In this episode, The Bearded Mystic Podcast introduces a brief commentary on the 1st chapter of the Bhagavad Gita, specifically verses 1 - 35. This episode dwells upon Arjuna's dilemma and Rahul highlights that we have all been in a situation like Arjuna and how relatable his plight is.
Translation used: The Bhagavad Gita Comes Alive: A Radical Translation by Jeffrey Armstrong https://www.amazon.com/dp/B08L1FGCJJ/ref=cm_sw_r_tw_dp_DNA2SCWKGQ692DJFF6D4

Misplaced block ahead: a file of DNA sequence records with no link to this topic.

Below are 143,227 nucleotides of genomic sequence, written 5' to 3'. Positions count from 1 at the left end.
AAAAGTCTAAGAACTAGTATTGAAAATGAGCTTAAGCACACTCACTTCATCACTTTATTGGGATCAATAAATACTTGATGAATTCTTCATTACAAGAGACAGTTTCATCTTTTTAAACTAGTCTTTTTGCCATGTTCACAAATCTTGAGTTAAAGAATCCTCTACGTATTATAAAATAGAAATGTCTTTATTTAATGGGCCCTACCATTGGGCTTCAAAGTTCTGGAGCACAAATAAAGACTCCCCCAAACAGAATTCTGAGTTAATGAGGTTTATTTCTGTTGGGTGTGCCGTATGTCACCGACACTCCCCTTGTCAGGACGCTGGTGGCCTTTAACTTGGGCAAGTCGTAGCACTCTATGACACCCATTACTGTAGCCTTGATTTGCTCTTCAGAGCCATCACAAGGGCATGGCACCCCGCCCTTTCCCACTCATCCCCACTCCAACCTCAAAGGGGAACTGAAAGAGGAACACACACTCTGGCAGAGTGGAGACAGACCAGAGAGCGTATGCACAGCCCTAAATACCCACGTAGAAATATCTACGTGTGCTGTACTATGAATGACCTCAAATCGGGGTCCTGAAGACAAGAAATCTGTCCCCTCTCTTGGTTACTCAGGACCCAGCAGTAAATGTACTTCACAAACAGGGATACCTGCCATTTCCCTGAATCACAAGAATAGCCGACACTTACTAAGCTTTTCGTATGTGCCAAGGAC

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Hello and welcome to another episode of The Bearded Mystic Podcast and I'm your host Rahul N Singh. Thank you for taking the time today to either watch or listen to this podcast. Today we're going to be starting our commentary on the Bhagavad Gita, and we will be starting from Chapter One. Before I go into that, there's a few things I want to just let you know .Season Two will be the place to go to if you want to listen to all of the Bhagavad Gita commentaries that will be uploaded every Sunday. They will be part of Season Two and Season One will be the general spiritual topics that we will discuss every Thursday. It may be that we upload a Bhagavad Gita episode on a Thursday, it will still be on season two. Just keep a note of that. Just remember this and I will put it in the show notes, so there's no confusion. If you would like to support this podcast, you can do so on Patreon. You can support the show. The link is in the description below, in the show notes below. Please do take a look at that. There is extra content on there for you to look at, so do sign up. Before I go into it again, like you said, there's a few things I want to discuss. The main thing I wanted to discuss is the book that I'll be using the translation that I'll be using for this. It's the Bhagavad Gita comes alive, a radical translation. It's by Jeffery Armstrong. The reason why I've chosen this one out of others is because it retains some Sanskrit words, which I think are necessary to be kept in as they are and it explains the essence really well effectively in English of those Sanskrit words. What has happened in some translations, and I've noticed this, that they may refer to a certain sanskrit terms, they translate it in the Abrahamic sense. What may be acceptable in the Western aspect to spirituality or religion in the Abrahamic religions, they use the words may apply for them, but for the essence in the east, it misses that. One example I give you will be 'paap.' They translate it as sin, but I would say it's an act that is done that causes more harm, that leads us to destruction. That for me is 'paap.' The concept of sin isn't really there in Hinduism or in Advaita Vedanta. It's really important that we understand that we're looking at things that are totally different dynamic. When we're looking at the Bhagavad Gita, we can't be using the Abrahamic understanding. We have to be using the understanding of the Eastern spiritual tradition. That's the main reason why I've kept this as the translation to use. I'm going to start from verse 28 of Chapter One. Well just to give you the background before verse 28. What's happened is as we know, the two sides, the Pandavas and the Kauravas, they're on the battlefield. The blind Maharaj is asking Sanjay to give a close account of this fight that is going to occur. Even though it's the Kurukshetra, the land of the Kurus, the Kuru is the clan. Really it is the Dharmshetra it is the land where the truth will be determined. Sanjay tells how the armies have gathered together. He tells them about who's on each side and makes that clear to the king. There's a point where he describes the conch being blown and the two sides creating that battlefield roar, getting their sides hyped up. In the midst of this hype, in the midst war and destruction. There lies a man in torment. Sanjay then explains what is going on in Arjun's mind. This is one interesting point that I want to make. And it's very interesting to understand this point because it shows us a lot about the mightiness of the Pandavas. In verse 20, it says that at that moment, standing upon this chariot with it's flag bearing the image of the mighty Hanuman and seeing the armies in formation with weapons already beginning to clash, Arjuna raised his bow and spoke to Shri Krishna. Now what's interesting here is that there is the image of Hanuman and Hanuman as we know is the image of a pure devotee, a sincere devotee and the one that follows Lord Ram. Now Lord Ram was the avatar of Vishnu and Krishna is the same avatar as Lord Ram. They are basically Vishnu in human form. This image in your mind has to set that you've got the mightiness of Hanuman as a flag and at the same time you got Arjuna who is mentally disturbed and we're going to see this in the verses that is going to follow and basically Arjuna then tells Lord Krishna, to drive the chariot in the middle of the field. He wants to be in between both of the armies and he wants to look at both sides that are willing to kill each other. Lord Krishna, he understands this request and then he goes to the middle of the battlefield. There are certain information I'm not mentioning right now because I'll be mentioning it later. When Arjuna sees friends, his gurus, his teachers, his brothers, his cousins, they're all there. His grandfathers, he can see them all willing to fight and it really affects him. It really disturbs him. We get to verse 28 now where it says that "Filled with deep sadness and profound empathy, Arjuna spoke. O Krishna, seeing my own family and friends standing ready to fight against each other. Verse 29 follows my limbs have lost their strength, my mouth is dry, my body is trembling with empathy and my hair is standing on end. Right now, what we are understanding of Arjuna's emotions is that, his mental state is that he's disturbed by all this. He sees this. He cannot understand how the people that he loves, that he cherishes are willing to kill each other. We can see that he loses all strength in the body. We can see that there is depression settling in. Arjuna is deep in his feelings right now. The word is very interesting the translation empathy, and not compassion. The reason for this, I think is two fold. Compassion would be something that is done in awareness, but empathy you can do in both ignorance and awareness. You can relate to someone and here we can see that Arjuna can relate in ignorance to the pain that's going to be there. The pain is there because of attachment. Yeah. As we have just seen the whole previous verses, we see the whole scene, he can see everyone that he loves and he connects to, and he cherishes and they are now there, ready to fight, ready to kill each other, thirsty for blood of the other army. Yeah, to defeat the other army. There's hatred there. There's greed there and he's just overwhelm ed with sadness about this. He uses the word that he's trembling with fear. Yeah. He's trembling. His limbs have lost strength. Now in verse 30, he says, My bow Gandiva has fallen from my hands. My skin is burning. I'm unable to remain standing. And my manas 'my mind' is unfocused and disturbed. Have you ever got to that point where you're so emotional you can't think straight? Basically, that is what is going on in Arjuna's mind. Arjuna is feeling that pain, that sadness. His skin is burning. Again, when you're in the heat of emotion, you feel your skin burning, you feel yourself heating up. We've all probably felt this in our life and this is, what's so interesting about the Bhagavad Gita, the reason why it's so impactful. Why it's one of the most talked about scriptures in the world is because you can relate to it as a human being. We've all been at that point, maybe in a different circumstance as Arjuna but we can all relate to it. That we've all been in a circumstance where our skin is burning. We get heated up and because of that, our mind isn't focused. We're disturbed. We can't think straight. We don't know how to think, our thoughts are going here, there, and everywhere we can relate to Arjuna in this. Verse 31 says, O Bhagavan, I'm perceiving many inauspicious signs, and I foresee only misfortune will be the outcome of destroying my beloved family and friends in this battle. Now we're understanding that Arjuna is now filled with attachment. Yeah. He's attached to his family. He's attached to his friends and he sees only misfortune. He seeing only the negative. He can't think straight. He's unfocused. He's not seeing the bigger picture. He's just seeing the picture that wants to be seen now, which is through his own mind. If you think about it, he's in the middle of the battlefield, if you look at it in terms of energy, he's getting conflicting energies from both sides. Yeah. The side that he's on and the side that he's fighting against. Then he talks about inauspicious signs. For seeing something that hasn't happened. He's perceiving something of the future and we do that don't we? We have expectations of things that are going to happen in the future and we say, oh, this is not good looking good. Then we get depressed about it. We get upset about it and we disturbed our mental state. Arjuna is telling Lord Krishna that there's only misfortune ahead. That's the thing that he's foresees. Let's be very honest here, they are two friends and at least Arjuna's very, very honest with Lord Krishna. He says "destroying my beloved family and friends", he knows the outcome. Eventually he knows that in reality with war there's bloodshed and he sees only misfortune. Verse 32 says "My dear Krishna, I do not wish for victory or to be a ruler or to enjoy Royal pleasures. O Bhagavan, O beloved of all, what is a use of power enjoyment, or even life itself? Verse 33 goes when all those for whose benefit we would rule, and with whom we were share abundance and pleasures, are dressed for battle in which they will not only lose their wealth, but their very life-breath?. Now, despite the mental state he's in, this is why he has empathy. He understands the pain of losing something. This is something that he's acutely aware of. He understands that, okay, people are going to lose their wealth, but to lose their life-breath, it's something he's not willing to do. Here Arjuna's taking a stand that he doesn't want to hurt anybody. He doesn't want to kill anyone because he'd be robbing them of their life. He's talking about what will he gain by being a ruler or by enjoying Royal pleasures. If the people that he loves are slain. He's asking all these questions again, he's telling his mental state to Sri Krishna. He's being very honest about how he's feeling, which is why he becomes a real seeker, because he's being honest. He's not fooling his friend or his teacher. He's being straight forward. This is what I'm feeling. I don't want to be rich. Again that's the way the ego works. Remember the ego can pretend to not want something just to avoid conflict. Even that is ego. We're not there to avoid conflict. We're there to remove conflict. To be in that mind, which is stable. Here, Arjuna is very clear. He doesn't wish for victory. He doesn't care about winning this war. Then verse 34 and 35 again showing his attachment. 'These are all my dear ones, teachers, fathers, children, grandfathers, uncles brother-in-law or my kinsmen and friends.' 'O Bhagavan, I do not wish to kill them. Even if they are intent upon killing me, I would not harm them to become ruler of the trilokas, the three cosmic realms, what to speak of this tiny world. He's looking at all his attachments. He's showing Sri Krishna his real feelings. He loves his family, his friends. He can't look to harm them. Even if they would kill him, he's willing to allow that to happen. That is showing how weak he is. Now, some people may turn around and say, well, he's being really compassionate. He's being really caring. But in reality, he's being a coward at the same time, because he's meant to be leading an army for righteousness and even for the battle of righteousness, he's hesitating. Where he's willing that the other army can kill him. At this point, we can kind of guess that he's suicidal. Look at the way, the Bhagavad Gita has started already?. It has shown the weakness of the mind. Let me explain the trilokas, the three cosmic realms. So according to Hindu mythology yeah, the, they depict three kingdoms of the known universe. So there's a Swargalok, which is the land of the gods. There's Mrityulok , which is the middle kingdom of men. And then there's Patalok, which is the home of the asuras, the fallen gods and what you could term as demons. That is the three cosmic realms that Arjuna is talking about. Then he says what you speak of this tiny world. It's very interesting. This tiny world that he's talking about is the land of the Kurus, the whole kingdom that they're fighting for. He's basically showing that he's not willing to kill them at any cost, no matter what gift he may be given if he kills him, he's not willing to accept it right now. This is what he's thinking right now. This is the first episode of this commentary and we are basically going to go into verses 36 to verse 47 of the Bhagavad Gita. Let me recap this for you right now that at the moment in chapter one, we've set the scene. He can see what's going on and we get an insight into Arjuna's mind. We're seeing what Sri Krishna is going to have to deal with. When we talking about the mind, we talking about a mind that is resolute in knowing what is right and what is wrong, what is the best thing to do? I wouldn't say what is right or wrong. What is the better action to do? And right now we see that for Arjuna, it is completely blurred. It's completely messed up. Psychologically, he is in despair. it's going to be really interesting because now Sri Krishna has to think about how is he going to deal with his friend right now he's willing to give up everything even before the battle has started. Whose mental state is not ready to lead an army? He's not showing himself to be a true leader. Right now, we're seeing the effect of Arjuna's mind and we've all been in the situation where mind has been in a whirlwind. We've all been in that time where bodies have burned up in a situation. So we can relate to Arjuna. We can feel what he's feeling. We can understand it. We can relate to it. Yeah, this Mahabharata is not just a war that happened historically. Who knows if it happened historically. The main thing is it's happening in the world right now, it's happening within our own mind right now. When we are on the path of righteousness, do we give up very easily? Are we like Arjuna, where we're thinking, well, there's not much benefit from being on righteousness? I'd rather give up all the boons of righteousness and allow evil to rule. Yeah. To allow misinformation, to rule. We face this battle every day, every moment. I look forward to sharing more in the next episode. Thank you for listening to this episode of The Bearded Mystic Podcast, please do remember to follow or subscribe to this channel and do leave a review for this podcast. I'd really appreciate knowing what you think. You can follow me on social media and I will leave the links below to each of those accounts. I do share small clips on there that you can share with friends and family. And if you feel that anyone in your friends and family circle would love this podcast do share it with them. A new episode is uploaded every Sunday and Thursday until next time, take care. See you again soon.